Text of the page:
It is health economics week, as I catch up on a variety of research in this area. Today’s study covers what it really costs to develop a new medication. (JHE Article) Drug development follows a series of phases, from basic research into diseases and potential treatments that lead to discovery of therapeutic compounds, their pre-clinical evaluation, including animal studies, and finally, extensive human testing. It is generally and lengthy and risky path. The primary data for this study was gathered from ten multinational drug firms. From these companies they compiled data on 1442 potential medications. 7% have been approved for marketing, 1% still have active regulatory submissions, 1% submitted a regulatory filing that has since been abandoned, 576 drugs, or 39%, were abandoned in phase 1 development, 1.3% are still active in phase 1, 34% were abandoned in phase II, 6% are still active in phase II, 5.4% were abandoned in phase III, and 4.6% are still active in phase III. Obviously, a large number of compounds are abandoned in human testing, which is the most expensive part of the process.
In calculating average cost to get a drug to market, failures are included along with successes, and the time value of expenditures is also included. The current success rate is estimated at around 12%, substantially lower than the 21.5% rate these researchers found in an earlier study. A decline in success rate obviously raises development costs, all other things held constant. But firms were also “failing faster” in regard to drugs in development, which lowers spending. And the total time to approval for successful compounds has increased, which tends to raise spending. Phase III costs were a notable area of increased spending in comparison to the earlier studies. Adding an 11% real, after-tax, average weighted cost of capital is questionable in my mind; it is more relevant to see the actual cash outlays, held constant by an inflation measure.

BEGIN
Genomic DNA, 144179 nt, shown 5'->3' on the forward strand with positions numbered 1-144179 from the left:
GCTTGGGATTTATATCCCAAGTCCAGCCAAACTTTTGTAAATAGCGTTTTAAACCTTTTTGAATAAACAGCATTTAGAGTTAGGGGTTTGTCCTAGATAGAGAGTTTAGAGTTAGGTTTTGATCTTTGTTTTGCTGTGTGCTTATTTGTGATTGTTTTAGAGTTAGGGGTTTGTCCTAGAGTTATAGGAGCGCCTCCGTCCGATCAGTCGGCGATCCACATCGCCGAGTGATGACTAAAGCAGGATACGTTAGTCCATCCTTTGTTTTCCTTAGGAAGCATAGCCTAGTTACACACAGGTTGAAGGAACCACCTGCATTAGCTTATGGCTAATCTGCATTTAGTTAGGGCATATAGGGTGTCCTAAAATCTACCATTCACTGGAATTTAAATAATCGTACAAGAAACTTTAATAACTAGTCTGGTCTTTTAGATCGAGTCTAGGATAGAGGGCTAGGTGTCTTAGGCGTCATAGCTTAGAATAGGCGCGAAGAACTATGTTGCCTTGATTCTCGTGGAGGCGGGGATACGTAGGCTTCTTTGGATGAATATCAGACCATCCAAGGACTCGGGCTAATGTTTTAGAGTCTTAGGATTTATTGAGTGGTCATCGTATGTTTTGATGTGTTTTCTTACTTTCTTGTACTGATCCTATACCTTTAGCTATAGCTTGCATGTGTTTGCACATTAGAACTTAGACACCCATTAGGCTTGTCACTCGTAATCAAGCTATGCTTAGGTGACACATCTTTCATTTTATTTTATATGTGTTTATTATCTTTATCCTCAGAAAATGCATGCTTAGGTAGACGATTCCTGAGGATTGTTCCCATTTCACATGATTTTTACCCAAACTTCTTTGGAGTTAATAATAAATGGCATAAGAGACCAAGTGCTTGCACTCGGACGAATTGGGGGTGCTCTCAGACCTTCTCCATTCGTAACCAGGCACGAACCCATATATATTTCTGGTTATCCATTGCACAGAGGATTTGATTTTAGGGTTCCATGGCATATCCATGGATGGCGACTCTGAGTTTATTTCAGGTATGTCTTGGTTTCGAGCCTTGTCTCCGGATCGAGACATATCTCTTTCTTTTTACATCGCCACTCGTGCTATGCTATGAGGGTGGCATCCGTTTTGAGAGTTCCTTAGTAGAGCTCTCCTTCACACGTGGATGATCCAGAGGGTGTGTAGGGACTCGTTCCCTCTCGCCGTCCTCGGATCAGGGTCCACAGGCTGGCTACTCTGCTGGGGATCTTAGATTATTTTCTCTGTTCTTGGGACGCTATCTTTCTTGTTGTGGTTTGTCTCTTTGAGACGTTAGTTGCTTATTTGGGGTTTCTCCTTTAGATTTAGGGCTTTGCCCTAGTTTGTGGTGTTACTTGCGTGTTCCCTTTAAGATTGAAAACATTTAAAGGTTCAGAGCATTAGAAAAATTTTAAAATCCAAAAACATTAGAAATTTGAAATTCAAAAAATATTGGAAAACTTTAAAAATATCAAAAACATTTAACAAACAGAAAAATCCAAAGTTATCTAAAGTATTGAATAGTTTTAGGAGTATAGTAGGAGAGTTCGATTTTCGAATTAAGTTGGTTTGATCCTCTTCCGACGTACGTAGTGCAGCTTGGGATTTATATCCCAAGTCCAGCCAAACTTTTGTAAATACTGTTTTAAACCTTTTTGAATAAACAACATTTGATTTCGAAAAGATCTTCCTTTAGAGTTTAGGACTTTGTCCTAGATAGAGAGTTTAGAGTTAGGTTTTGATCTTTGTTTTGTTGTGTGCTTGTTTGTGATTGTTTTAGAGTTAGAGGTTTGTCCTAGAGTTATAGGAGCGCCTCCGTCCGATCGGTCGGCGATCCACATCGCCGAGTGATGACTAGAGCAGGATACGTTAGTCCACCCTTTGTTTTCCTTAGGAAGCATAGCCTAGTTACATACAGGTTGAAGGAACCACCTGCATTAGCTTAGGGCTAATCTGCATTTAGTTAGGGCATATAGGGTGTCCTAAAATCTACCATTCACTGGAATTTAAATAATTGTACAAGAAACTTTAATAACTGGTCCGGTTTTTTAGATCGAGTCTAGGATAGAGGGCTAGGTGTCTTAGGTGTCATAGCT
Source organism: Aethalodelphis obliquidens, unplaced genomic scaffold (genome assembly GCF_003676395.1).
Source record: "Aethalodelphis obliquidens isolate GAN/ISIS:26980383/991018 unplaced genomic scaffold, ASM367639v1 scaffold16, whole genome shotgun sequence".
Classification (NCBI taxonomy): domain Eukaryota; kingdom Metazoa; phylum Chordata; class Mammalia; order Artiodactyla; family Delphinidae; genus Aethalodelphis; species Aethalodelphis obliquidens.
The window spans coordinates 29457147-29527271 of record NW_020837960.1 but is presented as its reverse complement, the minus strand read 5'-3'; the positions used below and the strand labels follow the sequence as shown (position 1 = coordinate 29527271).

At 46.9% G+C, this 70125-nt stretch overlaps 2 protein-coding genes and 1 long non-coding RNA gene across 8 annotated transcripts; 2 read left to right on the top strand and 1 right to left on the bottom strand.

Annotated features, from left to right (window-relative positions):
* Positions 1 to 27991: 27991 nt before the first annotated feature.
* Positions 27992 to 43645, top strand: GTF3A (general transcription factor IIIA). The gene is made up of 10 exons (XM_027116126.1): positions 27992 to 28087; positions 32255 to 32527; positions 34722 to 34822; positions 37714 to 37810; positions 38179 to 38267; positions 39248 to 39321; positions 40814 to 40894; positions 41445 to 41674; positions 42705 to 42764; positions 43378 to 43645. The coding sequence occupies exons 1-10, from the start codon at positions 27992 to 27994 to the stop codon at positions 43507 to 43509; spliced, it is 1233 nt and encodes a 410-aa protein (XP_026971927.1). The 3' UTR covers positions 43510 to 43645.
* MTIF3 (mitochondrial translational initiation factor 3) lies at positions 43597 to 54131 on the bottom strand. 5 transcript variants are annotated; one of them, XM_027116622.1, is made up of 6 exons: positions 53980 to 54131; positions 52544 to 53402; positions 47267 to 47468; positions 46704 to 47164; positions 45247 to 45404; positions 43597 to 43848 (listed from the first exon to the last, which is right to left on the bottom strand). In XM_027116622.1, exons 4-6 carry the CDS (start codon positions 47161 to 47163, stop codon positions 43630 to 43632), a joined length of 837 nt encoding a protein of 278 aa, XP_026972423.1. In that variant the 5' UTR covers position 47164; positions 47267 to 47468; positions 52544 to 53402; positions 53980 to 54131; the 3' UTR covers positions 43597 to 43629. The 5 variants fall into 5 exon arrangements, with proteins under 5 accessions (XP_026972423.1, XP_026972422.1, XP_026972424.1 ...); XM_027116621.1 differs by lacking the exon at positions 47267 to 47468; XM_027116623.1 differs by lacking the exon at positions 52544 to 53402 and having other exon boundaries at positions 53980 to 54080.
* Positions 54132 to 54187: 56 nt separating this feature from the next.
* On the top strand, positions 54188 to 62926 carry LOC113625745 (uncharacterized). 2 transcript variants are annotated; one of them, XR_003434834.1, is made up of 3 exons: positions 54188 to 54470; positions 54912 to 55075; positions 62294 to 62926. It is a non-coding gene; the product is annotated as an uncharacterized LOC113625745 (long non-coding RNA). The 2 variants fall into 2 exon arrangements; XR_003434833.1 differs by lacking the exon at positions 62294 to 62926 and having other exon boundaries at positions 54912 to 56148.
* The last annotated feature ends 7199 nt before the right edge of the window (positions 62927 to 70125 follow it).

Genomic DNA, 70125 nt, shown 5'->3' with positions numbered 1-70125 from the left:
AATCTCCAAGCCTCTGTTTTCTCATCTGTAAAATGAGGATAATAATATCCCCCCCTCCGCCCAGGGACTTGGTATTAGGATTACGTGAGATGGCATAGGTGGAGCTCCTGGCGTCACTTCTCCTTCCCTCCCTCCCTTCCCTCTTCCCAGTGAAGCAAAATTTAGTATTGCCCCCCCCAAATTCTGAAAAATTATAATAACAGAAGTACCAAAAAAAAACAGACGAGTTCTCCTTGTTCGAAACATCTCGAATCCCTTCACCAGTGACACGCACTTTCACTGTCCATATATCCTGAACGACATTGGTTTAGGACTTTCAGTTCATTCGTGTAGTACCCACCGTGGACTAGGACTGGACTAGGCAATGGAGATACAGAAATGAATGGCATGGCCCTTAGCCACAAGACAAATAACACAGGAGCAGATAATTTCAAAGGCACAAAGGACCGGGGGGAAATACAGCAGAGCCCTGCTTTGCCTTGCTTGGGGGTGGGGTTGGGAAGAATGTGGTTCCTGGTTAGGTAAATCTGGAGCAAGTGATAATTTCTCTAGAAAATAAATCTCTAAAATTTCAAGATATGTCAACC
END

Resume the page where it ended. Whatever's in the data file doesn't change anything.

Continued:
The final estimate for new drug clinical development cost was $965 million out-of-pocket and $1460 million capitalized and for the pre-human phases was $430 million out-of-pocket and $1098 million capitalized. So the total is $1395 million out-of-pocket and $2558 million capitalized. In addition, firms may expend money on post-approval research activities, some mandated to monitor safety, some for new indications, some to create marketing differentiation. This amount was estimated to be around 312 million or $466 million, depending on the method used. The total cost is about 166% higher than in the prior study in 2003, in constant dollars. To the extent that this is due to the higher failure rate, you have to wonder about the quality of work related to selection of compounds to move ahead in the development process. Or perhaps this higher failure rate simply reflects the reality that getting a drug to the market in the US typically means phenomenal returns, so why not take a chance on more compounds. Pricing for many new drugs would generate enough revenue and profit to fully cover development costs in a year or two. Just another example of how excessive drug pricing behavior has become.